Wow. Our experiment is off to a great start—let's see if we can finish it off sooner than expected.
Treasury Secretary Tim Geithner took to the New York Times editorial page on Tuesday to tell Americans how great the economic recovery is going. On Wednesday afternoon, he's scheduled to speak at the Center for American Progress, where he'll presumably expand on his defense of the administration's management of the economy. If the quality of Geithner's op-ed is any predictor of the quality of Geithner's speech, Wednesday's event is sure to be a must-miss. The title of Geithner's op-ed—and I am not kidding—is the extremely patronizing and almost-impossible-to-parody "Welcome to the Recovery." (Did the Times headline writers come up with that one? That's no excuse.)
I don't know what Geithner's apparent "economic success" tour (he was on Good Morning America on Tuesday, too) is supposed to accomplish. A Times op-ed is not going to convince Republican pundits to support Obama's economic policies. It isn't winning over their libertarian or liberal colleagues, either. Perhaps the administration hopes that Joe-the-New-York-Times-reader will forward Geithner's op-ed (or the video of his GMA appearance) to his friends and family with a thoughtful message: "I guess things really are improving!" But when more than nine percent of Americans are unemployed (16.5 percent if you're using U-6), it's going to be hard to convince even Joe that things are peachy. "The public is unlikely to be fooled," writes Ryan Avent. As Kevin Drum says, "the economy still sucks." Geithner's vaunted powers of persuasion aren't going to convince people otherwise. The thing that's most likely to persuade people the economic situation is improving is to improve the economic situation.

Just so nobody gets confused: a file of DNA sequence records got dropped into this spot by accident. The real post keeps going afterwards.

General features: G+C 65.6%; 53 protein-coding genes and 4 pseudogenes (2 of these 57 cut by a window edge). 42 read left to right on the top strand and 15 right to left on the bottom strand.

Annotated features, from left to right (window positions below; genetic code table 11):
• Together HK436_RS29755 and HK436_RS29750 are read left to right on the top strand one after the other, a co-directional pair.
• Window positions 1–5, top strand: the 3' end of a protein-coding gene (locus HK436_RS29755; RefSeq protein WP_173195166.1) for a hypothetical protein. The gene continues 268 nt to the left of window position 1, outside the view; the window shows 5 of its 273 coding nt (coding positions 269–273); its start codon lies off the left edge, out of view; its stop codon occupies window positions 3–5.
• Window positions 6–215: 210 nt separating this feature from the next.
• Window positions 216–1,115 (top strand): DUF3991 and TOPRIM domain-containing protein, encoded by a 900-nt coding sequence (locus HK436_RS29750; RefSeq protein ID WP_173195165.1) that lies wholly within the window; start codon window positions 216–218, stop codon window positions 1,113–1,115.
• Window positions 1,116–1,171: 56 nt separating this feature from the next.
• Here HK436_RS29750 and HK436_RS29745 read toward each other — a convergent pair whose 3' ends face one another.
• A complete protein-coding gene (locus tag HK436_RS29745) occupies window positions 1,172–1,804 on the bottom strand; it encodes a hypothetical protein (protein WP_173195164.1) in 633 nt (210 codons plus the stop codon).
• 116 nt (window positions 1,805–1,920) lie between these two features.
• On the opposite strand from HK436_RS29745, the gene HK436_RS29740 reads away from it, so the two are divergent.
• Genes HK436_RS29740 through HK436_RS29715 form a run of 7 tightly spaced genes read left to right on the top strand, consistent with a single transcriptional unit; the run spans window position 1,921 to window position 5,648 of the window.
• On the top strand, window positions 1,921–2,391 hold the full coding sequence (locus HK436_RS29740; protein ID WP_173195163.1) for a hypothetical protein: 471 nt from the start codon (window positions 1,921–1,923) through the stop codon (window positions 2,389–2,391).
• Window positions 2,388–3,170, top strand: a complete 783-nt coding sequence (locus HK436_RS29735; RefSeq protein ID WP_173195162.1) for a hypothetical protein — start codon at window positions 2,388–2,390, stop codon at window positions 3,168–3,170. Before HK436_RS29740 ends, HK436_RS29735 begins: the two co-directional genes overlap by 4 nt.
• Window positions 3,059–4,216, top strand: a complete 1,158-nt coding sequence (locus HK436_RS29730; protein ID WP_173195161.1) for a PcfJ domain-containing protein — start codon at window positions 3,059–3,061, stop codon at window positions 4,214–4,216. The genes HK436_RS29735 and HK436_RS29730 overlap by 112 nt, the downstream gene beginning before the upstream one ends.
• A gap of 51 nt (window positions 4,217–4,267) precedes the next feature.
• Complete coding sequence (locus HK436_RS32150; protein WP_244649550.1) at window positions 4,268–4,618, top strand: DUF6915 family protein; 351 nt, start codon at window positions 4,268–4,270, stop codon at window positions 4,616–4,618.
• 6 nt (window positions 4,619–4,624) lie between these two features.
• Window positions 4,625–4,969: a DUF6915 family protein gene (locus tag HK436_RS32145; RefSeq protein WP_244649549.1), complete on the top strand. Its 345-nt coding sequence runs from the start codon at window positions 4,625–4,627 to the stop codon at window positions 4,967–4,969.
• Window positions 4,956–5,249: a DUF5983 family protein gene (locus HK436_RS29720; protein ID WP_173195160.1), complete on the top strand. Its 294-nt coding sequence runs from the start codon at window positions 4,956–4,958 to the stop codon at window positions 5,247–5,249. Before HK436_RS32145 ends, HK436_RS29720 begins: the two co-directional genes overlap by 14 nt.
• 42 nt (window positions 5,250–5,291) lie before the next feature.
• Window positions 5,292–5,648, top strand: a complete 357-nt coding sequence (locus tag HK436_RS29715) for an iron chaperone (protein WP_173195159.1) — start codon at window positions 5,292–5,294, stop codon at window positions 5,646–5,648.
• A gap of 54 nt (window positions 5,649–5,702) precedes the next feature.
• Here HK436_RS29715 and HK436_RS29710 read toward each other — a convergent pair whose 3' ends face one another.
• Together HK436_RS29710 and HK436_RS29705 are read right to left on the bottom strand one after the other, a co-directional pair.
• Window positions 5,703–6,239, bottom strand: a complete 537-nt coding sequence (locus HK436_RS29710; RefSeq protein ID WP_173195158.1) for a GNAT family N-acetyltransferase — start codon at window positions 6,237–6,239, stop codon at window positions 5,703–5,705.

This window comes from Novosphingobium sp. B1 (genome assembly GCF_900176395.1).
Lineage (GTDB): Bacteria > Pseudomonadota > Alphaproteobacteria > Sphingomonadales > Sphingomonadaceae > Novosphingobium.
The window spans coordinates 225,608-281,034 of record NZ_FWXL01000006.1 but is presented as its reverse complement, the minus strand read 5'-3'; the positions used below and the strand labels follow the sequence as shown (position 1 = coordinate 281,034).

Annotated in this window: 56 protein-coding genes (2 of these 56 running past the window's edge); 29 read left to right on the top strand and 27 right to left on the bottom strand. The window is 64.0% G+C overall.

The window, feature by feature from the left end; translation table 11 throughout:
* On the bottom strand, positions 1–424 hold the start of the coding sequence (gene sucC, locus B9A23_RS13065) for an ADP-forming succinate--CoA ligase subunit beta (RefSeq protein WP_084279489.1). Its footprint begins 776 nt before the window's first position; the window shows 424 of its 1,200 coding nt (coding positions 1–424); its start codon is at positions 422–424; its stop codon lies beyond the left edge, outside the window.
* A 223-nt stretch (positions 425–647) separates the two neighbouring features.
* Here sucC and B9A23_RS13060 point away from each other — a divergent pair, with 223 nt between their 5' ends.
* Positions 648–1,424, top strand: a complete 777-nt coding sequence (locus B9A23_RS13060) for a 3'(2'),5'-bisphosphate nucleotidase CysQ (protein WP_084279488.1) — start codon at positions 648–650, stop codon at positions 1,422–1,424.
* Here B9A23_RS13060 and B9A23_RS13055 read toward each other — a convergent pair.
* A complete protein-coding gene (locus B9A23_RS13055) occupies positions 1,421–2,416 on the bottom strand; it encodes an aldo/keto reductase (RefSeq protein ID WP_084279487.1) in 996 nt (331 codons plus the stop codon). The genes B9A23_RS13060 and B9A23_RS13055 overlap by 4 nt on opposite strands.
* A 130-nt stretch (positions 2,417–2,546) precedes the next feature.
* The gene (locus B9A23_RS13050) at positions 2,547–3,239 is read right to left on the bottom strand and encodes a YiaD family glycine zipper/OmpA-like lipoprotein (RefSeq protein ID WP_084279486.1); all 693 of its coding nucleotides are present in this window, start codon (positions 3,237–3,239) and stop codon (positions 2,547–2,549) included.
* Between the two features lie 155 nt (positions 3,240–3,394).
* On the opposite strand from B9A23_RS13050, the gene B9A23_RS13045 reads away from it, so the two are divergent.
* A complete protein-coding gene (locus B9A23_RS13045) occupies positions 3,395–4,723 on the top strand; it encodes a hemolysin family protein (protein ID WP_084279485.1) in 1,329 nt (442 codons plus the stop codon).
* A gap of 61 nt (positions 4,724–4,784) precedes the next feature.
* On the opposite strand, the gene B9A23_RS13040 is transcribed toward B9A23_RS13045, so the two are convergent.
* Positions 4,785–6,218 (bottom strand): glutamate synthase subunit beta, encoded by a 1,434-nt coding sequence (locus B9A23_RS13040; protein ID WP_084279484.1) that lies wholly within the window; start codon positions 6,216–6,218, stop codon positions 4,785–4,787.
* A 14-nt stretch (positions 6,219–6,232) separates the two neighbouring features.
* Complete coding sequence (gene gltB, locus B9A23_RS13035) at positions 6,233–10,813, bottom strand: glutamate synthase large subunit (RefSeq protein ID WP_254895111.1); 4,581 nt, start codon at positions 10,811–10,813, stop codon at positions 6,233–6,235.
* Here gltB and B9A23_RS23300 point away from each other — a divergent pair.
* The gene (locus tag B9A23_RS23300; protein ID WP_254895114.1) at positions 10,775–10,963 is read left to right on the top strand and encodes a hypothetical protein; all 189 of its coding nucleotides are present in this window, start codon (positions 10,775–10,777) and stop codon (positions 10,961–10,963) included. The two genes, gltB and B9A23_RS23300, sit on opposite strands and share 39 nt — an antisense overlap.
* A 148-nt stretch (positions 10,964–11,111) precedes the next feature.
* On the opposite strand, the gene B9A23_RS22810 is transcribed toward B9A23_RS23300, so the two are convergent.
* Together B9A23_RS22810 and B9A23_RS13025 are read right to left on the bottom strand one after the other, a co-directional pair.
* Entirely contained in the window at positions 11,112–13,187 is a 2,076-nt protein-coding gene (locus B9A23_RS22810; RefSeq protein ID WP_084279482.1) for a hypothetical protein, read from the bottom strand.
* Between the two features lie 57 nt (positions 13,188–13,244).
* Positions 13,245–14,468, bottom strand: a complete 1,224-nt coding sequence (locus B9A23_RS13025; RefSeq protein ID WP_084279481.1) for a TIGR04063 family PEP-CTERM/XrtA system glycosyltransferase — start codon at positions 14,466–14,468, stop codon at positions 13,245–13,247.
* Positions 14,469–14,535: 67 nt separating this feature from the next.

So given all that, why did Geithner's op-ed even get written? There are a number of possible explanations, and none of them make the administration look particularly good.
One final thought, from 538's Nate Silver: "One overarching critique of some of the less successful Presidencies of the recent past is that they suffer from a bunker mentality: they were either too stubborn, or too detached from reality, to acknowledge mistakes and correct errant courses of action." The Obama administration still hasn't admitted any error in its response to the economic crisis. But almost everyone agrees that the economy isn't recovering quickly enough to return us to full employment any time soon. Maybe it's time to climb out of the bunker, explain what went wrong, and fix it.